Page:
Odor Sensors; Sniffing out the Disease in Us with Artificial Intelligence

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Every human has their own unique odor made up of uncountable organic compounds. These compounds show our internal composition and reveal to people the details of who we are, our age, genetics, lifestyle and the underlying metabolic processes of our bodies.

Years before modern medicine, ancient Chinese and Greek physicians used the scent of a patient to diagnose them. Today, modern research confirms too that our body’s fluids, skin and breath can tell us a lot about an illness. It is said by experts that the breath of a patient with diabetes will smell like rotten apples whereas the patients with typhoid have skin that smells like baking bread.

But where doctors and cancer sniffing dogs are not always enough, there are other options that scientists have been working on for decades that are affordable, reliable and provide noninvasive diagnosis, like odor sensors.

It finally looks like their efforts will wage well. A manufacturer of chemical sensors from England, Billy Boyle said that all technologies are coming together so he expects that soon large scale medical studies will be run to obtain the data needed to prove the efficacy of odor analysis.

President and Co-founder at Owlstone and an electronics engineer, Boyle created his company with two of his friends in 2004 to make sensors that detect explosives and chemical weapons for clients that included the government of the United States. However, when in 2012 Mr. Boyle’s spouse Kate Gross got diagnosed with cancer, his focus shifted towards medical sensors, prominently on cancer detection.

His wife, Ms. Gross died in 2014 and according to Boyle, a big motivation for him is that if her disease had been detected earlier she could have still been alive.

The company Owlstone generated $23.5 million to give its technology of odor analysis to doctors dealing with patients.  With that, the National Health Service in Britain is investing in a clinical trial of 3000 subjects to test the company’s sensors to identify lung cancer.

Their sensor, which looks like a sim card and works like a chemical filter, has a silicon chip with layers of metal and small electrodes made of gold.

The odor sample’s molecules are ionized firstly and then electric currents move the chemicals of diagnostic interest within the channels of the chip where they can be diagnosed.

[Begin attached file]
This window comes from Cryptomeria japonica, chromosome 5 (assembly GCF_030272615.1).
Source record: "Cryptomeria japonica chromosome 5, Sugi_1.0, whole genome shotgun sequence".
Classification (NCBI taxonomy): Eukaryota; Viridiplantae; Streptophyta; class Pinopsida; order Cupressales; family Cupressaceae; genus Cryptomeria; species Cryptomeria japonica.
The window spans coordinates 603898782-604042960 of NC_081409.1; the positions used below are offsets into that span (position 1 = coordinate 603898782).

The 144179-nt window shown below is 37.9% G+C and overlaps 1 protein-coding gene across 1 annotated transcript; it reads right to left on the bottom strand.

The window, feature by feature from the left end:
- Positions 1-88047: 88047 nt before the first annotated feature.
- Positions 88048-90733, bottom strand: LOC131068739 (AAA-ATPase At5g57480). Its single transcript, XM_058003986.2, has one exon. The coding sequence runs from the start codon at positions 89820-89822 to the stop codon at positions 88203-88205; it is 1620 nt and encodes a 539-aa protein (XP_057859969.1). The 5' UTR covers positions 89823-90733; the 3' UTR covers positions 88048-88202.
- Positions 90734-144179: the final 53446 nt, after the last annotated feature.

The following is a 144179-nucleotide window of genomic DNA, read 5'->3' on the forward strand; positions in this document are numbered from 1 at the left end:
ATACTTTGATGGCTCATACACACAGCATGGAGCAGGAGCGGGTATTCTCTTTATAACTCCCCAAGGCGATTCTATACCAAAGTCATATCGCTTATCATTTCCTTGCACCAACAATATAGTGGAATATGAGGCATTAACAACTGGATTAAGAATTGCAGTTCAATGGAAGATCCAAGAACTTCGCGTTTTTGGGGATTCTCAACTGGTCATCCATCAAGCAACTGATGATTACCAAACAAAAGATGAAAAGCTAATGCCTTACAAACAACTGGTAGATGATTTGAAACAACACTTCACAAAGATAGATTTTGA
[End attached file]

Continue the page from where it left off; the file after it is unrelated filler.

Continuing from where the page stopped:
Boyle added that what needs to be sniffed out can be changed through the software enabling them to use the sensor for trials on colorectal cancer while their partners can work on conditions like the irritable bowel disease.

They are also conducting a trial of 1400 people along with the University of Warwick to diagnose colon cancer through urine samples and testing chips to check if they can help doctors determine the best medications for asthma sufferers by going through their breath molecules.

Another chemical engineer who was touched by cancer, Hossam Haick, is also working on a similar technology in Israel.

His college friend’s leukemia made him want to test whether a sensor would help in the treatment but he soon realized that an early diagnosis was as important as the treatment itself.

Haick’s sensors are made of gold nanoparticles and carbon nanotubes with ligand coating and molecular receptors which tend to detect biomarkers of illnesses found in the breath exhaled.

When these biomarkers stick to ligands the nanoparticles and tubes shrink or swell affecting the time it takes the electrical charge to flow between them. This loss or gain in conductivity is then deciphered to diagnose disease.

The signals are sent to a computer where they decode the scent to a signature which then connects it to the illness it was exposed to.

Haick stated that with artificial intelligence the machines are getting better at identifying with each exposure. Instead of recognizing specific compounds which propose the diseases, Haick’s machines smell the overall chemical composition that creates an odor.

Last December Haick and his team published their research in ACS Nano which revealed that his AI-powered non-array was able to differentiate between 17 diverse illnesses with a precision of 86%.

Teams in the US also recently were given an $815,000 grant a few months ago from the Kleberg Foundation to work on an odor sensor which would spot ovarian cancer in blood plasma. Their sensors use snippets of DNA to stick on to the odor particles.

Along with these teams, many others are working in Austria, Japan, and Switzerland to develop similar sensors for odors to diagnose illnesses.

While all the different scientists are in competition, their goal of a breakthrough is full of life-saving possibilities across the entire disease spectrum. And industry specialists believe that in about 5 years the tools should be ready for medical practitioners to use in their clinics and hospitals.

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